Shey-Phoksundo National Park:
The Shey Phoksundo National Park is the largest national park and one of the few areas protecting trans Himalayan ecology. With diverse terrain and altitude variation, the park spreads over; Dolpa and Mugu districts and supports a broad range of wildlife and vegetation. Geographical landmarks of the park are the Himalayan peaks in the north and Lake Phoksundo, in the southern region. Vegetation include pine, walnut, willow, oak, poplar and cypress in the lower altitude and pine, spruce, juniper and birch at higher regions. Barberries, wild roses and caragana are seen in alpine areas while the regions higher up are mostly and with grass alpine meadows with barely any trees. The park contains 286 flora species of botanical importance, Animals found in the region are sheep, ghoral, musk deer, leopard, wild dog, marmot, weasel, mouse hare, rhesus and langur monkeys, Himalayan thar, Himalayan black bear and jackals. In the upper reaches is seen the rare snow leopard. Over 200 species of birds including yellow-throated marten, Tibetan partridge, wood snipe, white-throated tit, wood accentor, and crimson-eared rose finch are found in the park. Other species of birds found here are Impeyan, cheer pheasant, chough, ravens, Tibetan snow cock, Tibetan twit, brown dipper, Himalayan griffon and lammergeyer. Apart from these, the park is home to six species of reptiles and 29 species of butterfly. The best time to visit this park is between April and November. Ideal for Trekking.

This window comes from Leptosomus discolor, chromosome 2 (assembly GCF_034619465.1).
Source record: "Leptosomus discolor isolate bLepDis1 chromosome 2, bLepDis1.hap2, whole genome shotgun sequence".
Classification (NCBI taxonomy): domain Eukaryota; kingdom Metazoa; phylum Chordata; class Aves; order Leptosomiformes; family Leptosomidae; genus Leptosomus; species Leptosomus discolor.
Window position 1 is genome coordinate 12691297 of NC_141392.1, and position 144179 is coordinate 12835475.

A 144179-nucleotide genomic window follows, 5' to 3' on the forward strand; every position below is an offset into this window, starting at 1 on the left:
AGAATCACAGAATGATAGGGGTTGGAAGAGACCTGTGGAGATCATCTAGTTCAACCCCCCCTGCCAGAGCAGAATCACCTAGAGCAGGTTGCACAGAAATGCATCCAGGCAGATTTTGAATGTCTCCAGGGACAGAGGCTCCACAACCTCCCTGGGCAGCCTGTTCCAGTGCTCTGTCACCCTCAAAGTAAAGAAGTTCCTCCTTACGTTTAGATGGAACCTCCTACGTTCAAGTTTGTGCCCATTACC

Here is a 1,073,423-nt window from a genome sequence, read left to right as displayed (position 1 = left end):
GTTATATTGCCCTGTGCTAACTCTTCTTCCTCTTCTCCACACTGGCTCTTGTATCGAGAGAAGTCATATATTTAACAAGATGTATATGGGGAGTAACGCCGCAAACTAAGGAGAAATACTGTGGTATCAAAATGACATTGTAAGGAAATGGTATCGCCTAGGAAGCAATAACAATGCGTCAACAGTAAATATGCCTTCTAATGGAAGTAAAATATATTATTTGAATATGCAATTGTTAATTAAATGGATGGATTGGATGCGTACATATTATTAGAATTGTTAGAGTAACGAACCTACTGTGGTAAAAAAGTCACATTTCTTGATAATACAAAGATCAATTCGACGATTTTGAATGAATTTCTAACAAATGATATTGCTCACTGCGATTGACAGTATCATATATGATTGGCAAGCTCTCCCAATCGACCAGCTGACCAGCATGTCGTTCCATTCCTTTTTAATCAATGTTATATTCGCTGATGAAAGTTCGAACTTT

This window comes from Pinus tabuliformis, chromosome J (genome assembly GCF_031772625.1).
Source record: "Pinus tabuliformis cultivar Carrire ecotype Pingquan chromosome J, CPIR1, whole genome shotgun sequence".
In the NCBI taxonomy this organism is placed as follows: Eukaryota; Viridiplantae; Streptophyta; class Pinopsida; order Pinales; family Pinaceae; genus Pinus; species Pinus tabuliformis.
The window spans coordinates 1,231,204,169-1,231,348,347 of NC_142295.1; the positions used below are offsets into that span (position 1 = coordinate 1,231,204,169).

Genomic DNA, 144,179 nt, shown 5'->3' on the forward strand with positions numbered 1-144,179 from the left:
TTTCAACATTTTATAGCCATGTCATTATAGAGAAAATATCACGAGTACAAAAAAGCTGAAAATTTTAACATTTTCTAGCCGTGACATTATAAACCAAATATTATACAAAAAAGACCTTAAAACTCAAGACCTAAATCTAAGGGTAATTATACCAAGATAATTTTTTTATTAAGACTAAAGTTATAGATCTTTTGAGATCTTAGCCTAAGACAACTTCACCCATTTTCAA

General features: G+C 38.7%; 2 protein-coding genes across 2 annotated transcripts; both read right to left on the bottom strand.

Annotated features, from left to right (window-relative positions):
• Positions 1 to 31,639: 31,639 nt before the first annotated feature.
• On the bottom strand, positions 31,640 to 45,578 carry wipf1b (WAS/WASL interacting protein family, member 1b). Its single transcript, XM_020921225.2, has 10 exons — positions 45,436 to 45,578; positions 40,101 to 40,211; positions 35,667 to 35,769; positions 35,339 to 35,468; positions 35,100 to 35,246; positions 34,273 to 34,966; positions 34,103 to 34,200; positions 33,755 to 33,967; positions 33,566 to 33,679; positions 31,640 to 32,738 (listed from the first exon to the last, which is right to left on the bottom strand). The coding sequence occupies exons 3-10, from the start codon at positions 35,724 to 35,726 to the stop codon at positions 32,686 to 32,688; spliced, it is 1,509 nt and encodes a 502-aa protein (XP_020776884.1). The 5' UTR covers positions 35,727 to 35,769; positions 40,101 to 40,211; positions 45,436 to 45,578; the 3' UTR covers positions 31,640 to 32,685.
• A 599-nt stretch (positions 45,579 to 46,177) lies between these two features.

Khaptad National Park:
Khaptad National Park in West Nepal has gained religious significance as the home of Khaptad Swami, the renowned hermit. The park with rolling hills of grasslands and forests of sub-tropical, temperate and sub alpine vegetation, is also a rich natural habitat. The park boasts of 224 species of medicinal herbs. The park also offers excellent bird watching opportunities, with 270 species of birds, the common ones being different varieties of Impheyan Pheasant, partridges, flycatchers, bulbuls, cuckoos and eagles. Animals in the park are barking deer, wild boar, ghoral, Himalayan black bear, yellow-throated marten, rhesus monkey and langur monkey. Khaptad National Park also offers religious sightseeing at Tribeni on the way to its headquarters. There are several historical temples surrounding this area and an annual celebration of Ganga Dashhara is held here every Jestha Purnima. Another religious site is Sahara Linga at 3,200 meters, the highest point of the park. Other religious areas in the park include Ganesh Temple, Nagdhunga, and Kedardhunga. These areas, are ideal places for meditation. Toward the northeast of the park is Khaptad Lake where a festival is held every August and September. Ideal for Trekking.